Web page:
Turner, the Senior Director of Gardens for the Dallas, Texas Arboretum is our
guest writer this week. Jimmy runs one
of the largest trial programs in the United States in his sixty-six acre
display garden. His “Rising Stars” are
plants that have survived every vagary the Dallas weather has to offer: Heat, drought, high humidity, wind, and hail. Then there is the soil, called Houston
Black. It consists of layers of clay
that alternately swell with water and then shrink as they dry out, causing
cracks in the surface. Gardening under
these conditions explains Jimmy’s motto:
“If we can’t kill it, nobody can.”
Pelargonium ‘Calliope Dark Red’
called 'Big Red' at Home Depot)
Director of Research & Garden Designer
<![if !vml]><![endif]>Nothing satisfies that early-spring itch like
to share with you a little horticultural secret that all great gardeners
know. “It’s OK if some plants don’t live
forever, or even all summer.” I know
this may be hard to accept. I’ve even
known some new gardeners to cry over the death of a petunia or marigold, but
this is the true purpose of annual bedding plants – to make a huge flower show,
and then fade away. It’s important to
recognize that this or that plant may not be there all summer, but only in your
garden as temporary filler-what I term a “long-lasting outdoor floral
several varieties of plants in the Dallas Arboretum Trial Program that won’t
flower all summer for us, but that’s OK.
They are beautiful enough to compensate for the limited time they grace
our gardens. One of the most popular of
these plants is the familiar geranium or pelargonium.
geraniums may not flourish as well for us as for northern gardeners, Texans
can’t resist them. The big, round orbs
of bright red and other colors are traditional spring showoffs in our
containers and gardens. Their true niche
is late winter and the early part of spring, when we start having warm days,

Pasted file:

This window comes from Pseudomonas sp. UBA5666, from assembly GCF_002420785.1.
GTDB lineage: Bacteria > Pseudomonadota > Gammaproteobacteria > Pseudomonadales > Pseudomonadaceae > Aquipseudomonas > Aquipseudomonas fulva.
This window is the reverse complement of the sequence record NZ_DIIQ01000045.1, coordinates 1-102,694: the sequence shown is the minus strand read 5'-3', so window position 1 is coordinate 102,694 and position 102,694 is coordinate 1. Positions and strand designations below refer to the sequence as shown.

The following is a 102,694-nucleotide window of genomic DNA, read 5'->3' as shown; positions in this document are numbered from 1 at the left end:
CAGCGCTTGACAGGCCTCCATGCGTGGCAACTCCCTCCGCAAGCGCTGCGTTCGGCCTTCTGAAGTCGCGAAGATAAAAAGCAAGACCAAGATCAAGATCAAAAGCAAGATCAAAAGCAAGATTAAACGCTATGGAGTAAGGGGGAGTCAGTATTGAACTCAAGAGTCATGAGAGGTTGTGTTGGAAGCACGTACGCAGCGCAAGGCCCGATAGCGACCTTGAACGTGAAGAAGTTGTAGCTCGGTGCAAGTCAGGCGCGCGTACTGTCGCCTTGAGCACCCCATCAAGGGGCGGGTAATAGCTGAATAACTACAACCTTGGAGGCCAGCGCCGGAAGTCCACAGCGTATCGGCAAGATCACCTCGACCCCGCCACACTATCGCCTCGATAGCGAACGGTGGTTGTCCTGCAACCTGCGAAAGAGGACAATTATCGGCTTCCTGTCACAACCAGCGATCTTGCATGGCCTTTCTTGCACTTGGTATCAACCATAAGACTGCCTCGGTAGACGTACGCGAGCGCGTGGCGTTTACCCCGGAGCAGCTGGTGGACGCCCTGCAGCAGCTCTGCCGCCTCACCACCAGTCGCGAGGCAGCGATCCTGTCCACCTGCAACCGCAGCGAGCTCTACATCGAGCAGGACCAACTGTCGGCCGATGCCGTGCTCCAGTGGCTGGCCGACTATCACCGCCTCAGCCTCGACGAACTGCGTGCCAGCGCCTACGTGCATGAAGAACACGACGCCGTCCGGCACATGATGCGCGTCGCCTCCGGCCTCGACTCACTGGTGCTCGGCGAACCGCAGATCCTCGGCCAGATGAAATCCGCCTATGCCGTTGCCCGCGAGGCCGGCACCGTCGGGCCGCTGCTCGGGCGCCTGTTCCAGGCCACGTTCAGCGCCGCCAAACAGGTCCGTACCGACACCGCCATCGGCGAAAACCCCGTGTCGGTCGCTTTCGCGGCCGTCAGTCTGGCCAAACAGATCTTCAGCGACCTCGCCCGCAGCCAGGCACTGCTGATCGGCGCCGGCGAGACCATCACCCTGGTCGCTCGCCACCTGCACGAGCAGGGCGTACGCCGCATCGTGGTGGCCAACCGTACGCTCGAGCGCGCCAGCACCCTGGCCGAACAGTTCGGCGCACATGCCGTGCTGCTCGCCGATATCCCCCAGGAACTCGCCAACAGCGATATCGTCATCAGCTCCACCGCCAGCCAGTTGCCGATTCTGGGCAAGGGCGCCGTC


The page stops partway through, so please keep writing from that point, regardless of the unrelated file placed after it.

but a late frost is still possible.
That’s when the “garden itch” hits Texas gardeners, and we head to
retail nurseries in droves.
plant that is always waiting for us is geraniums, their bright flower clusters
beckoning us to take them home. As many
of you know from experience, they flower wonderfully through those cool days
and cold nights, but when July hits, the flowers stop, and if the plants get
too dry or hot, they die. But, as noted earlier,
that’s OK. Be calm, take a deep breath,
and go get some lantana for the rest of the season.
going to buy them, then we should at least know the absolute best ones. For that reason, we started a geranium test at
the Dallas Arboretum Trial Gardens. This
last year we ran across a new winner-‘Calliope Dark Red’. It is the first commercial interspecific
cross between zonal and ivy geraniums. Although
the plant looks more like the familiar zonal geranium, the flowers are a true
deep red that immediately grabs your attention.
one big geranium, so it doesn’t take many to fill up a pot or basket! The extra vigor keeps this plant growing and
blooming long after others have gone to the compost pile. Those in our trials made it to September and
looked wonderful; that was seven months of continuous blooming they gave us!
‘Calliope’ has the same requirements as all geraniums. They must have well-drained soil. I’ve found this plant grows best in full sun
in early spring, but as the summer heats up, I recommend moving the pots to
where they receive a little afternoon shade to extend their lives.
though geraniums may only be “garden pacifiers” for us in spring, you might as
well buy the best, biggest and brightest this year. ‘Calliope Dark Red’ is a winner in our
garden, one that lasted through the heat and continued flowering. Once you see the flower color of ‘Calliope
Dark Red’, you too will have a whole new favorite geranium this spring.
Excerpts from this article are courtesy of Jimmy
Turner and the Dallas Arboretum. Visit http://www.dallasplanttrials.org/
for information on the Dallas Arboretum Trial Gardens